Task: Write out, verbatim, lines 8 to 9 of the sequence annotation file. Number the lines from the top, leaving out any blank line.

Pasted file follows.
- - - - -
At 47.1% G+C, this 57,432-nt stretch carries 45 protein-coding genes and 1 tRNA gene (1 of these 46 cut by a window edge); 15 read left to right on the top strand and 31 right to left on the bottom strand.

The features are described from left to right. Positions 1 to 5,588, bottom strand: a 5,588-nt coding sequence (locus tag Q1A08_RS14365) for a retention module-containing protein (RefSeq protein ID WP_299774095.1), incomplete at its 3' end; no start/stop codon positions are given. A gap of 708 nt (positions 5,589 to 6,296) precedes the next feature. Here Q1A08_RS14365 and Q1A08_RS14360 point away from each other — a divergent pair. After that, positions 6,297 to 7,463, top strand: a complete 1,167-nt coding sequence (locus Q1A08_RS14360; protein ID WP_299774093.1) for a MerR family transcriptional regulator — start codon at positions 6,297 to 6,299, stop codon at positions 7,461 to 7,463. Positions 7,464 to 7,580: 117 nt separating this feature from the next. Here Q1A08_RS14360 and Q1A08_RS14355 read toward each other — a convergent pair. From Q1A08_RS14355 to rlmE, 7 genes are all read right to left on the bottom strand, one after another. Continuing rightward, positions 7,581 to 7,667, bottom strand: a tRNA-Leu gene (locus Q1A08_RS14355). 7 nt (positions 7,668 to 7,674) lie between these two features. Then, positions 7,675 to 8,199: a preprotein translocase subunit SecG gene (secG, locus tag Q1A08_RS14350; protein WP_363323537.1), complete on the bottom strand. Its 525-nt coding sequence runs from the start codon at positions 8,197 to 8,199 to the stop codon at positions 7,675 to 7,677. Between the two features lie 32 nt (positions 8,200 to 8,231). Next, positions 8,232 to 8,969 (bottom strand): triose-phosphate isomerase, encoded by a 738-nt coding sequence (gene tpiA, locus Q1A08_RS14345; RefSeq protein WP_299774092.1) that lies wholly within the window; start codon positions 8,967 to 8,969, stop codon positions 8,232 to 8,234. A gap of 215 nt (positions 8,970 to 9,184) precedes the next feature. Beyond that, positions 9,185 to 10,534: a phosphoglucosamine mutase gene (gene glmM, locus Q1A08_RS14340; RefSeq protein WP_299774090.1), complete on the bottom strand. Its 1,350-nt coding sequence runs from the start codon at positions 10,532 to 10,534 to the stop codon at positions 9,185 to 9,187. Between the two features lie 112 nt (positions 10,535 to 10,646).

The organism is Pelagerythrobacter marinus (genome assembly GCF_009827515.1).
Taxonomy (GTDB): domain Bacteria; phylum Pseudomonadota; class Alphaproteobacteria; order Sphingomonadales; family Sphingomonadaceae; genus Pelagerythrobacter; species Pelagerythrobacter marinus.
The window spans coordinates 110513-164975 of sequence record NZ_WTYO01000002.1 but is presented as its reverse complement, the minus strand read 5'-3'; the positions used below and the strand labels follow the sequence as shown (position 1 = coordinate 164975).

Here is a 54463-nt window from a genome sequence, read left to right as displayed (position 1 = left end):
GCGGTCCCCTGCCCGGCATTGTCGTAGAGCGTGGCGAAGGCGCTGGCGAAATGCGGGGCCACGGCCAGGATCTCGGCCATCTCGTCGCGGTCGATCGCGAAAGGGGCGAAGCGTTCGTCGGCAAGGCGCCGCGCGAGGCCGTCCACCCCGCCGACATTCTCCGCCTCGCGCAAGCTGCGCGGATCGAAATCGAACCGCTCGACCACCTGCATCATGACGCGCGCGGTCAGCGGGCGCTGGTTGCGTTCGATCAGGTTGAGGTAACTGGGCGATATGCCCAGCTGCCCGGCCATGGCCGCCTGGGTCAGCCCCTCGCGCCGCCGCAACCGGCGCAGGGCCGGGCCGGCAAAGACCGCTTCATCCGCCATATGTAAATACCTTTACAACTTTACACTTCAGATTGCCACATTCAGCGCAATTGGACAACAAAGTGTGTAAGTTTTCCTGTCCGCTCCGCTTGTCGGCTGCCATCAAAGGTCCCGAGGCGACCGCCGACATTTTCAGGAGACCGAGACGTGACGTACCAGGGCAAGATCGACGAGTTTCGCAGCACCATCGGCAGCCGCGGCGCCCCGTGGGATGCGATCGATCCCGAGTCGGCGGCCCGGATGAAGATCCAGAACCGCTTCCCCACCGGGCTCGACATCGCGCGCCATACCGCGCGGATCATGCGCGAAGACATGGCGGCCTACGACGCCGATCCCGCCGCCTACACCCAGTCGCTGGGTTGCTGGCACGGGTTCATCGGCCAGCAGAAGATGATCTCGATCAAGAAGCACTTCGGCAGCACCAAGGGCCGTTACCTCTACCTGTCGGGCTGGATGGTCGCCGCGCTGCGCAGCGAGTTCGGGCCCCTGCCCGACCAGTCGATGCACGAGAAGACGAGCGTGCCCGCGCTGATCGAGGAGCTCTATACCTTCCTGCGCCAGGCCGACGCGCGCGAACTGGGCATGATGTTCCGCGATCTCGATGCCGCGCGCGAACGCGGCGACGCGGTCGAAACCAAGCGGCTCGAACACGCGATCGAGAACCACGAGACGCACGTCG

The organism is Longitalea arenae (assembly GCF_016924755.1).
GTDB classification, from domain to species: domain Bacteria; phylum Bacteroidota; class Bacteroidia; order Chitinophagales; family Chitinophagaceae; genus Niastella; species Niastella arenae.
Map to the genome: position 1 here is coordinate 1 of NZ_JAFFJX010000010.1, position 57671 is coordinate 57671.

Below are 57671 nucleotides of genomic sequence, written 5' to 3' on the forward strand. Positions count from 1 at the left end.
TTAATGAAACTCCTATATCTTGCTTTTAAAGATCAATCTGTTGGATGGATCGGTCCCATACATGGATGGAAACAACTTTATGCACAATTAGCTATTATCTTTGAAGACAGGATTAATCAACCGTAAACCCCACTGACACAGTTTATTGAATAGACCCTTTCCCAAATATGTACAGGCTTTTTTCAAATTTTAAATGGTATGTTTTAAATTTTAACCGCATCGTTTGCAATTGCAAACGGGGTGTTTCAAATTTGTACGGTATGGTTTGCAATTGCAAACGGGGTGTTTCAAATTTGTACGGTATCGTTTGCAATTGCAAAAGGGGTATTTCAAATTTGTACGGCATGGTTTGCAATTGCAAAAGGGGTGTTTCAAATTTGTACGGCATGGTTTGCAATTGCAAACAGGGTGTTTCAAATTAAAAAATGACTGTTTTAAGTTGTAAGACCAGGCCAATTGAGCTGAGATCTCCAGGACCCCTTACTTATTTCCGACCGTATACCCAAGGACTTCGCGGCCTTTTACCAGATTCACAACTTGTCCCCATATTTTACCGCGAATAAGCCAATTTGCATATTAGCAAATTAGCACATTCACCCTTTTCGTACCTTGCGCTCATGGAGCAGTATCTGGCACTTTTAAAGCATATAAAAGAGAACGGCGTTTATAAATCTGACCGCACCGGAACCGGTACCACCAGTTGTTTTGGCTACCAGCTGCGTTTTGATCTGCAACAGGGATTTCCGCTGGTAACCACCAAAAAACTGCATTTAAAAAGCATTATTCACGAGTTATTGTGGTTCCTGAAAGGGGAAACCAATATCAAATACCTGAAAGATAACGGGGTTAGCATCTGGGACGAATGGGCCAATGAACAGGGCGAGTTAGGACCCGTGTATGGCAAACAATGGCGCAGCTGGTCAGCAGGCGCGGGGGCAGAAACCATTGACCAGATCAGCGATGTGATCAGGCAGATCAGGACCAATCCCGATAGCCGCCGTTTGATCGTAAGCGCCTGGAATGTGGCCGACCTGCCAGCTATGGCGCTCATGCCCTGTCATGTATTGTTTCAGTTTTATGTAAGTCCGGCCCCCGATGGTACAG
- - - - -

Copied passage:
The organism is Longitalea arenae (assembly GCF_016924755.1).
GTDB classification, from domain to species: domain Bacteria; phylum Bacteroidota; class Bacteroidia; order Chitinophagales; family Chitinophagaceae; genus Niastella; species Niastella arenae.